Other programs do not require any action from you. However, you can’t make decisions based on those programs if you don’t know they exist. Many agencies have websites and hotlines to help you determine what, if anything, you are eligible for.

Additionally, you may be able to receive relief from private companies. For example, some credit card companies will let you skip a payment without any penalties. Others may waive late fees for a short time. Similar programs are available for auto loans, utilities, and more. However, you need to ask about the options available. Most companies and service providers will not extend these benefits if you do not tell them about your current circumstances.

Keep a close eye on your credit report. If you notice anything unexpected, deal with it promptly. Additionally, if you are going to be late on a payment, contact the creditor you owe the money. Even if you can’t avoid penalties, you may be able to avoid negative reporting.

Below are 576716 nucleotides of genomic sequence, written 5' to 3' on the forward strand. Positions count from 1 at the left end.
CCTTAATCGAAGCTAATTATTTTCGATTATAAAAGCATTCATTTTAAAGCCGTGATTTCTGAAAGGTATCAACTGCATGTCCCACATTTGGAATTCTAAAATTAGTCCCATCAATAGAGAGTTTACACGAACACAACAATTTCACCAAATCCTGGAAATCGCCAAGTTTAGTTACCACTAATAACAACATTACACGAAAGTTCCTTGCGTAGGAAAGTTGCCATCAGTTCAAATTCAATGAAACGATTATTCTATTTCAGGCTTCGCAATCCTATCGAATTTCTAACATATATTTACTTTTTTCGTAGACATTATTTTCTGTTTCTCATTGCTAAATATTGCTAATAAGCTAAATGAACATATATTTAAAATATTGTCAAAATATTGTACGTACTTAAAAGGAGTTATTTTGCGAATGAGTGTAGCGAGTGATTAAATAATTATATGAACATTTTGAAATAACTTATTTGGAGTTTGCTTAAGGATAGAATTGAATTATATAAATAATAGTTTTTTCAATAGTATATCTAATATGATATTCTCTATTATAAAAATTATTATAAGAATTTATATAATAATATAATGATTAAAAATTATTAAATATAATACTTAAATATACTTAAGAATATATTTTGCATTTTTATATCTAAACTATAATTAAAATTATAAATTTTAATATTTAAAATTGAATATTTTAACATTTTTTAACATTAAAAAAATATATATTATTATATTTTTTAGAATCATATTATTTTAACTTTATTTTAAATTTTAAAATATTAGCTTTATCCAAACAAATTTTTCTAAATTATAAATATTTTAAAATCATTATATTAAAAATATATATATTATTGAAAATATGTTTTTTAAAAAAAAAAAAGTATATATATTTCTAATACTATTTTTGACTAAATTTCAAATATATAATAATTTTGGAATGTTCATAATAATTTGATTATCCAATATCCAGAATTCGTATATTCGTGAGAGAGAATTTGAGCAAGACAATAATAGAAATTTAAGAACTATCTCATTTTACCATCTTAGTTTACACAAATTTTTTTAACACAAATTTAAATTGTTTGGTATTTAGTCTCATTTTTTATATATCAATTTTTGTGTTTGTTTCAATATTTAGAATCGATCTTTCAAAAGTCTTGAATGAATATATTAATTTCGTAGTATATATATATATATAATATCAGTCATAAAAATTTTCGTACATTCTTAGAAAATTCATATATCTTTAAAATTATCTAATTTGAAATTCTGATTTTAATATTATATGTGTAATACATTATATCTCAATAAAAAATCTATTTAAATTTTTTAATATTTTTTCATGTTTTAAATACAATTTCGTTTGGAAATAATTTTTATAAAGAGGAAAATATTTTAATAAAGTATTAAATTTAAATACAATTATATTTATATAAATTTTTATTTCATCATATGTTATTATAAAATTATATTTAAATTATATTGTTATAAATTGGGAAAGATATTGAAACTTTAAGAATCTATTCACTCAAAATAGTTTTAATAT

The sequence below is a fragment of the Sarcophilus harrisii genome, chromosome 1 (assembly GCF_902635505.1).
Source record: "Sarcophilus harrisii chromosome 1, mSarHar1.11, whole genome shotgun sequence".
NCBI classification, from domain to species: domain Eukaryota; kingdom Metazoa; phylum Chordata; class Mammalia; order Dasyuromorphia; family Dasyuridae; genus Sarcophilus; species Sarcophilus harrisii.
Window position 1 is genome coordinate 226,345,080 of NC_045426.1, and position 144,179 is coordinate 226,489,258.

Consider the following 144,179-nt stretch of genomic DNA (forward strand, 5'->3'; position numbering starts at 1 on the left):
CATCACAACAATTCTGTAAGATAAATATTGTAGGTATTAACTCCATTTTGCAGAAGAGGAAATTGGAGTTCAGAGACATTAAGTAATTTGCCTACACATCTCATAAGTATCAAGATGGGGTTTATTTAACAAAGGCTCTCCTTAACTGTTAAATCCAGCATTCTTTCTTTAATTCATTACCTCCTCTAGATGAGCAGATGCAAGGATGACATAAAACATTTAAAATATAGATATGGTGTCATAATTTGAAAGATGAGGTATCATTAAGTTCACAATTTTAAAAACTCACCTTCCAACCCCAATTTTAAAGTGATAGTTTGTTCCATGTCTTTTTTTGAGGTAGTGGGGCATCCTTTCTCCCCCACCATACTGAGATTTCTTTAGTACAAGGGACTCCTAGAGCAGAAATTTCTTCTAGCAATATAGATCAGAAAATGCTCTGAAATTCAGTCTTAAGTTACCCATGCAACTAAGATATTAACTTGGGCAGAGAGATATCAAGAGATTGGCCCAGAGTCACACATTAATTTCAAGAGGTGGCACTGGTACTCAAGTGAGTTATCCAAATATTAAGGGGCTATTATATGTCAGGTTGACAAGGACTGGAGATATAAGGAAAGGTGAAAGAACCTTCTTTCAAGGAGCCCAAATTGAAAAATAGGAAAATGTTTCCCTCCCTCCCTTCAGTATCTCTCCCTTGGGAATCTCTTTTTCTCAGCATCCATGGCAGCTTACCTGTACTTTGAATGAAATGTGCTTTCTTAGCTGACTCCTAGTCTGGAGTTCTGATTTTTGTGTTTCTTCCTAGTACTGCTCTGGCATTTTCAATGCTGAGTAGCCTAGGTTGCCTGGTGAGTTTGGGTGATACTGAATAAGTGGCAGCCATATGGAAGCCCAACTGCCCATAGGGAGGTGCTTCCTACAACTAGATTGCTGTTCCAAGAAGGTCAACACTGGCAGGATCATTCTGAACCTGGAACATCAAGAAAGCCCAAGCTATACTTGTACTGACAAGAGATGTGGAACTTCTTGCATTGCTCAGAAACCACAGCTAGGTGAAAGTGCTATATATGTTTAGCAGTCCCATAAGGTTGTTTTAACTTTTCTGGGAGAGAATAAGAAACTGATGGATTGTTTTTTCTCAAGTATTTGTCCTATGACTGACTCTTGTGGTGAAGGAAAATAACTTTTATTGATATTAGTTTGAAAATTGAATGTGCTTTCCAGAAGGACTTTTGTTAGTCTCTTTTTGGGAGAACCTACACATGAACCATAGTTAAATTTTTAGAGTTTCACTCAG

Managing Your Budget

Budgeting can help significantly with taking on debt during this outbreak. A strong financial plan will help you take better control of your money. The more you can save right now, the more you can use to pay down debts or avoid taking on additional debt. Even if you are completely avoiding unnecessary spending, creating a budget may help. The visibility of your finances can be invaluable during difficult times.

Get Help With Debt Relief During the Coronavirus Outbreak

Debt during an outbreak can be immensely challenging to deal with. Of course, if you find yourself extremely compromised with debt or simply feel overwhelmed and not sure of the best course of action, we can help you. Financial Rescue has helped tens of thousands of people resolve hundreds of millions of dollars in debt over the last decade. These are precarious times and it’s natural to feel anxious. Take a step forward to your financial freedom and a happier life, and contact us today or fill out the form on our website.